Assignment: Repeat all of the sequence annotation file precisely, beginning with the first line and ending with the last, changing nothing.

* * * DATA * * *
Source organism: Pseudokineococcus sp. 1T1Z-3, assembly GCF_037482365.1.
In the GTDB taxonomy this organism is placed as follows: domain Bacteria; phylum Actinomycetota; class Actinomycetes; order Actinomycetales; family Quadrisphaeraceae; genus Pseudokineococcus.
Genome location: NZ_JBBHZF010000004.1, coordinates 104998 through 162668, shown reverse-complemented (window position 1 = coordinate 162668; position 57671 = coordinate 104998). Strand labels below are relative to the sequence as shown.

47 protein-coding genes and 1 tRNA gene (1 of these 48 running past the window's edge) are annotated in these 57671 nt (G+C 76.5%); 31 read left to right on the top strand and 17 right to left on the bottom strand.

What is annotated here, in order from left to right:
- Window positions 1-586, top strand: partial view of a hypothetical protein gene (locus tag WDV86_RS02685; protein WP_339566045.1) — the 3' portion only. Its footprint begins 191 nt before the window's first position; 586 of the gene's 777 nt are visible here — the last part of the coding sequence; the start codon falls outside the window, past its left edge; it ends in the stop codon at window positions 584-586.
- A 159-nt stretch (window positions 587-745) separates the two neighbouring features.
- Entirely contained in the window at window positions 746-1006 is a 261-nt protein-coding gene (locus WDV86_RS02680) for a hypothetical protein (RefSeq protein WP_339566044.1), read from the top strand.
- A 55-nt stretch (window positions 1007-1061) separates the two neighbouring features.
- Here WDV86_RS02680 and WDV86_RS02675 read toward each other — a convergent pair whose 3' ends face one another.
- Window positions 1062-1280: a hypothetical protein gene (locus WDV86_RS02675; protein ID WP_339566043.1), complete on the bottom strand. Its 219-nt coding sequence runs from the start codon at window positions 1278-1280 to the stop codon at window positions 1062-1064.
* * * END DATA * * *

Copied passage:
Source organism: Pseudokineococcus sp. 1T1Z-3, assembly GCF_037482365.1.
In the GTDB taxonomy this organism is placed as follows: domain Bacteria; phylum Actinomycetota; class Actinomycetes; order Actinomycetales; family Quadrisphaeraceae; genus Pseudokineococcus.
Genome location: NZ_JBBHZF010000004.1, coordinates 104998 through 162668, shown reverse-complemented (window position 1 = coordinate 162668; position 57671 = coordinate 104998). Strand labels below are relative to the sequence as shown.

47 protein-coding genes and 1 tRNA gene (1 of these 48 running past the window's edge) are annotated in these 57671 nt (G+C 76.5%); 31 read left to right on the top strand and 17 right to left on the bottom strand.

What is annotated here, in order from left to right:
- Window positions 1-586, top strand: partial view of a hypothetical protein gene (locus tag WDV86_RS02685; protein WP_339566045.1) — the 3' portion only. Its footprint begins 191 nt before the window's first position; 586 of the gene's 777 nt are visible here — the last part of the coding sequence; the start codon falls outside the window, past its left edge; it ends in the stop codon at window positions 584-586.
- A 159-nt stretch (window positions 587-745) separates the two neighbouring features.
- Entirely contained in the window at window positions 746-1006 is a 261-nt protein-coding gene (locus WDV86_RS02680) for a hypothetical protein (RefSeq protein WP_339566044.1), read from the top strand.
- A 55-nt stretch (window positions 1007-1061) separates the two neighbouring features.
- Here WDV86_RS02680 and WDV86_RS02675 read toward each other — a convergent pair whose 3' ends face one another.
- Window positions 1062-1280: a hypothetical protein gene (locus WDV86_RS02675; protein ID WP_339566043.1), complete on the bottom strand. Its 219-nt coding sequence runs from the start codon at window positions 1278-1280 to the stop codon at window positions 1062-1064.